The rise of the cashless economy and contactless payments

The coronavirus pandemic has caused many businesses to adopt new ways of working. One significant challenge for small business owners has been adapting to the rise of the cashless economy. 

Contactless payments have become the norm in recent months as consumers avoid cash to lessen their risk of exposure to COVID-19. While business owners may be concerned about going cashless, it’s simple to make the switch to include contactless payments, and the benefits are significant.

Even before the coronavirus crisis, the cashless economy was on the rise in Australia. In March the Reserve Bank reported just 10 per cent of all transactions in 2019 were cash. At the time, credit and debit card transactions were prevalent, yet payment methods such as Tap and Go and via smartphone had already seen an increase pre-COVID thanks to their lack of friction and convenience.

Then, as concerns around contracting coronavirus through the use of shared keypads and cash increased, the majority of Australians have forgone notes and coins to opt for cashless payments instead. A study by Dynata on global consumer trends during COVID-19 found Australians ranked amongst the highest in the world in their preference for contactless payments – only China, Singapore, and the UK surpass us. This data suggests businesses that are not offering contactless payments will need to pivot quickly.

“Consumers want to have choice in how they pay, this is more important than ever given the health concerns around handling cash during the coronavirus crisis. The pandemic has escalated the use of contactless payments with many businesses not accepting, or at least discouraging, cash payments,” says Jon Manning, MYOB Economist.

So, what does this mean for small business owners?

The broader use of contactless payments means businesses will need to change their perspective on how they feel about money and mobile payments.

A recent report by MYOB found while people still love the idea of cash, they don’t necessarily use it. Sixty-three per cent of respondents said they use a card over cash for most payments. It’s a trend which business owners can’t ignore, especially as the push towards contactless continues to maintain health and hygiene as the pandemic continues.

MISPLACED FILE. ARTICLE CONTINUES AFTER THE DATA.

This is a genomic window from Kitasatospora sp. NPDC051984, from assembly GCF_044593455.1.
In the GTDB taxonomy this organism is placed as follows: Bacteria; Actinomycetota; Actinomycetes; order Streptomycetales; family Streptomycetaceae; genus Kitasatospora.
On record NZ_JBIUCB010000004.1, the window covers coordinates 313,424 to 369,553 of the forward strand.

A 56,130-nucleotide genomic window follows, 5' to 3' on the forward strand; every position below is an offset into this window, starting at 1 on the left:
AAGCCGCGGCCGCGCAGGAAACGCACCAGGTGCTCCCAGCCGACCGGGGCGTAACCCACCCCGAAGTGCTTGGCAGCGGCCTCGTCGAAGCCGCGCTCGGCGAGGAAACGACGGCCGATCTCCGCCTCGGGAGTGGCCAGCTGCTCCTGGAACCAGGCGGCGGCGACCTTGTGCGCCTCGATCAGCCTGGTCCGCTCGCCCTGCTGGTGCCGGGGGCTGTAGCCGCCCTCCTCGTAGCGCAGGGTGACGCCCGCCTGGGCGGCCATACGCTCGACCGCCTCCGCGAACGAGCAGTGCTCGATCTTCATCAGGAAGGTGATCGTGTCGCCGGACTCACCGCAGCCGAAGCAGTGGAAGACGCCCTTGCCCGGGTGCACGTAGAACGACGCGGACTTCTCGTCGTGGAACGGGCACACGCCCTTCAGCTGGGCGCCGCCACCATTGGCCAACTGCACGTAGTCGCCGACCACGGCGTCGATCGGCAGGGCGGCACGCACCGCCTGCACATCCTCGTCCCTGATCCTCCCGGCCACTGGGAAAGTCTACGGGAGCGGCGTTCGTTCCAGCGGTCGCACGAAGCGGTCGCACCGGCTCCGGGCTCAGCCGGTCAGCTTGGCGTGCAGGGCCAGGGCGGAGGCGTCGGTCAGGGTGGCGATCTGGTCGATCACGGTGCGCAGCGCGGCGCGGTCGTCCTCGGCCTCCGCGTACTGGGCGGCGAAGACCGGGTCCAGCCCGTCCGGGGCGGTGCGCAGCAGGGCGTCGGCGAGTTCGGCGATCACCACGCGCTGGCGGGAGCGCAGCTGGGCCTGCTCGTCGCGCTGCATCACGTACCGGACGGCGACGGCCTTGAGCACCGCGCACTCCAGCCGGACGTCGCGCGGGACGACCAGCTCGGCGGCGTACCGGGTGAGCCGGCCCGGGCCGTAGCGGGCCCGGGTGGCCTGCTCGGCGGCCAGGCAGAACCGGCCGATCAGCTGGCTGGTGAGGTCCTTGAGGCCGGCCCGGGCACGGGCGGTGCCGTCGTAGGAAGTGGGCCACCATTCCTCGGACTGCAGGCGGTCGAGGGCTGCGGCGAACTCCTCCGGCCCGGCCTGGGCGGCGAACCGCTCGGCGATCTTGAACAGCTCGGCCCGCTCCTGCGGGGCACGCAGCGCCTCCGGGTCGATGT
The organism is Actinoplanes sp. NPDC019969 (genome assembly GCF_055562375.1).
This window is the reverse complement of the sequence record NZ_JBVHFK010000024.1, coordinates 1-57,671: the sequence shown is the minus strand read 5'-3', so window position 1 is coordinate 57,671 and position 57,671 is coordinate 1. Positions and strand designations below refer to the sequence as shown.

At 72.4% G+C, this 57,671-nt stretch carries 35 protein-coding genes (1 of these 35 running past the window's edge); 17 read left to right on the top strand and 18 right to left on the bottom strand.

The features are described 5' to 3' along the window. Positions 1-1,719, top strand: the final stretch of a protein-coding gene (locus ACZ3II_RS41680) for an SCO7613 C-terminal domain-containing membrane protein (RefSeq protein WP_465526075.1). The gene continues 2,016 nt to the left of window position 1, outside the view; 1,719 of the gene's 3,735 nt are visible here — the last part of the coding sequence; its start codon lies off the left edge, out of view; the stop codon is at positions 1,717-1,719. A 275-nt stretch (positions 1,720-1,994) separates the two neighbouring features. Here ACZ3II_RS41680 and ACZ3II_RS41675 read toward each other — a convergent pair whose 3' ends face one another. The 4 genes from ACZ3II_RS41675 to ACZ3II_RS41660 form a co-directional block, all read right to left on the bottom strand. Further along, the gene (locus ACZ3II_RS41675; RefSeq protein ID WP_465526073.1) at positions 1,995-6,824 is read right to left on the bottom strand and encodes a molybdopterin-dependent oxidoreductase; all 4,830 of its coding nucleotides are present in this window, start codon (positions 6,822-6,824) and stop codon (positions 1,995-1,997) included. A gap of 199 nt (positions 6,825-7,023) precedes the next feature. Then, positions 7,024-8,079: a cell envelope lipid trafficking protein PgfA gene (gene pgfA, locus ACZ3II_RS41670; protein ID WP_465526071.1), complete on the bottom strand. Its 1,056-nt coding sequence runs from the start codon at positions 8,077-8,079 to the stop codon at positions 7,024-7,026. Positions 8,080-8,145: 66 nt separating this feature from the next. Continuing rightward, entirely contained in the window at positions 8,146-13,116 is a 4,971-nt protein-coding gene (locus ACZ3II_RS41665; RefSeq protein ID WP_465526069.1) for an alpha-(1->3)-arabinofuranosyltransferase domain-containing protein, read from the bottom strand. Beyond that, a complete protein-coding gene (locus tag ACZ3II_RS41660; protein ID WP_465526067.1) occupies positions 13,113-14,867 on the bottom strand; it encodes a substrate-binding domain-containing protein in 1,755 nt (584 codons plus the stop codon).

“Our research has shown that 59% of consumers won’t use as much cash as they did prior to coronavirus and 15% say they won’t use cash at all, so it will be more important than ever for businesses to offer choice in payment methods.,” Manning concludes

Three reasons to give contactless payments a go

It’s cheap to go contactless

Businesses can go cashless by investing in a contactless card reader from a little as $60 initial outlay. These card readers process transactions from chip and contactless cards, Apple Pay and Google Pay anywhere and anytime. They usually connect wirelessly, so they are also great for businesses that do pop-up stores.

It’s fast and frictionless

Have you ever paused to think how much time it takes to process a cash transaction or manually process a credit card payment? Contactless payments are fast. On average, contactless payment will take under 10 seconds. There’s no waiting for a customer to key in a pin or for sales staff to count out change. Transactions are frictionless. Since payments are faster and more secure, your customers spend less time waiting in line or at the till. Plus, there is less likelihood of abandoned sales because they aren’t carrying enough cash to complete.

It’s secure

People initially floated the idea that a mobile wallet and contactless payment would prove a gateway for thieves and hacker. Yet the reality is these encrypted transactions make it more difficult for hackers to gain any valuable information. As only snippets of data exist within each sale and identifiable information is limited.

Set your business up to adapt to the rise of the cashless economy with Australia's number one accounting software, MYOB.

 

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